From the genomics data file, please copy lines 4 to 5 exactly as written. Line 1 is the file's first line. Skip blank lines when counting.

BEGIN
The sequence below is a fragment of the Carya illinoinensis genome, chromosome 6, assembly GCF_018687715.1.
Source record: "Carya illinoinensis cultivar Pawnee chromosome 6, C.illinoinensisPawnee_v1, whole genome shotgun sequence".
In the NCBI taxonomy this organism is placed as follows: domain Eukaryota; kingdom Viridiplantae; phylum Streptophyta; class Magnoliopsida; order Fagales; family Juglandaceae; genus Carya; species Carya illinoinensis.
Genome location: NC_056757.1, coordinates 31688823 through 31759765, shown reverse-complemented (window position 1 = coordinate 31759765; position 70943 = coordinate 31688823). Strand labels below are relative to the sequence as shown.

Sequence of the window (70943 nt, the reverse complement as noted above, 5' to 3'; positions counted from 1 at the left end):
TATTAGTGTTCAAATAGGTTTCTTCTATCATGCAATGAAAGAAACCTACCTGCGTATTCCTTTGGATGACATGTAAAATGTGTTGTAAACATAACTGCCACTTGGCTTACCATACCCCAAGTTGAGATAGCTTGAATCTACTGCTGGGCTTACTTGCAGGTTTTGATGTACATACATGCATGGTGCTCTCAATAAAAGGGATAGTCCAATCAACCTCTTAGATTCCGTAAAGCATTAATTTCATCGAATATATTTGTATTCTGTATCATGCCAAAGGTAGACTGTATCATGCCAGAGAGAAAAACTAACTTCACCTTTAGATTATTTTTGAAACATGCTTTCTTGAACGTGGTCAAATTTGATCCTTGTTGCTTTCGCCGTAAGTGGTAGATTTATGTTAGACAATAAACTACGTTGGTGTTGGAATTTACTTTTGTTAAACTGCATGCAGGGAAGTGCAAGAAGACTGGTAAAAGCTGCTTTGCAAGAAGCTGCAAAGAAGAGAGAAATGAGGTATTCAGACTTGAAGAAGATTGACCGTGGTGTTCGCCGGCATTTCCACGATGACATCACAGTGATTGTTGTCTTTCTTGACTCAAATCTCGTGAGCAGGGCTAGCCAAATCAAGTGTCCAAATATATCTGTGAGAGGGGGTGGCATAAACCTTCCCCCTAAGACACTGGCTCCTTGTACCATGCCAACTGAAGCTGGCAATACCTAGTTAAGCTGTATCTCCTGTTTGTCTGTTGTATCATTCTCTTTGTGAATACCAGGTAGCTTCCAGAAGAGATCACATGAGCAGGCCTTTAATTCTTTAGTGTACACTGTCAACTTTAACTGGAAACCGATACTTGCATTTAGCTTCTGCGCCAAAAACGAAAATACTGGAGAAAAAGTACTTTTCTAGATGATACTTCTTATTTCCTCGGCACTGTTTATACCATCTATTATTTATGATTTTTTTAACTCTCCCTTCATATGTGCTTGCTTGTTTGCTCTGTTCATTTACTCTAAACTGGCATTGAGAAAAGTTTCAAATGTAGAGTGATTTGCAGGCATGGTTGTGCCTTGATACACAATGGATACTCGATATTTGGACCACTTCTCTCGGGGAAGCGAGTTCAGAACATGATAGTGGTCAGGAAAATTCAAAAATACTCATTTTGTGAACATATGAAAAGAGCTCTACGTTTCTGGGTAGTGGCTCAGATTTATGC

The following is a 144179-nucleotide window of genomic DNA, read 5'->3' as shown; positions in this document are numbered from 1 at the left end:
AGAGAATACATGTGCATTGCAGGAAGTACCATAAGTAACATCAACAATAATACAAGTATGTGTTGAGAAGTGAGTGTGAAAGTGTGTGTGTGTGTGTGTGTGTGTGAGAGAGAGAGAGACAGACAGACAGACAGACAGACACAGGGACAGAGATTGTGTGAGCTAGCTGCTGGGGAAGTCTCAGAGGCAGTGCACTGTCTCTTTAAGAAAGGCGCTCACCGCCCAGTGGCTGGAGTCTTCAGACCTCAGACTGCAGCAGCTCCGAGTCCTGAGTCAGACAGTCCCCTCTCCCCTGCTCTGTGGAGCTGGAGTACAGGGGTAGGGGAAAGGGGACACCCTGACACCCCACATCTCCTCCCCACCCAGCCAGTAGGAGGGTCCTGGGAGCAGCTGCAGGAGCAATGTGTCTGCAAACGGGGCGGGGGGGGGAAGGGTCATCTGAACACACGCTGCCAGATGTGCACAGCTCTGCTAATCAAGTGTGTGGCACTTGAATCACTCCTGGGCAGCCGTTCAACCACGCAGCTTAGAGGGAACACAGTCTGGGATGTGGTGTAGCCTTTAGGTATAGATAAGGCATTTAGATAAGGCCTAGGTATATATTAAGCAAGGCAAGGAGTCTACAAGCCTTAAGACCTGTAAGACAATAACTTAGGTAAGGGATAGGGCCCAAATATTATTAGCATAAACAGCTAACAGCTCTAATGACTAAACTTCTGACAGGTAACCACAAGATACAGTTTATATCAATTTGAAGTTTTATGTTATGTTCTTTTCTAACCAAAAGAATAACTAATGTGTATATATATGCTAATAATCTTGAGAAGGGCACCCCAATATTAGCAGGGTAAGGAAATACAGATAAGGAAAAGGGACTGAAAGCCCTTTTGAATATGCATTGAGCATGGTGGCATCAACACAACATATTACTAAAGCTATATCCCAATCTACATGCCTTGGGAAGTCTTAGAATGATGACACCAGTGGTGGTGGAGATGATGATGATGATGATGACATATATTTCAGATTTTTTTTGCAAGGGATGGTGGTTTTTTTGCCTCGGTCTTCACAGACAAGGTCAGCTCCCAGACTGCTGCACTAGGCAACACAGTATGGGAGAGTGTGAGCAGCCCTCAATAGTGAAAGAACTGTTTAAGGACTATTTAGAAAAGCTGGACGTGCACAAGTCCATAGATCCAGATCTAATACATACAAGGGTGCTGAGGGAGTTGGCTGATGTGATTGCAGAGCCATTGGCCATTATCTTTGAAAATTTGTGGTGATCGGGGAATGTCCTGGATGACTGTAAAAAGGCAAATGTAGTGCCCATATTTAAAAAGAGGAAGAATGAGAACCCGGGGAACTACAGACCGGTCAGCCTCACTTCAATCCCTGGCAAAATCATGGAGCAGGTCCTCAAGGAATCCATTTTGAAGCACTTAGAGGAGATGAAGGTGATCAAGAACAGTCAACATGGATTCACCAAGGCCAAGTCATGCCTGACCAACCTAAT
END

Genome location: NC_056757.1, coordinates 31688823 through 31759765, shown reverse-complemented (window position 1 = coordinate 31759765; position 70943 = coordinate 31688823). Strand labels below are relative to the sequence as shown.

Sequence of the window (70943 nt, the reverse complement as noted above, 5' to 3'; positions counted from 1 at the left end):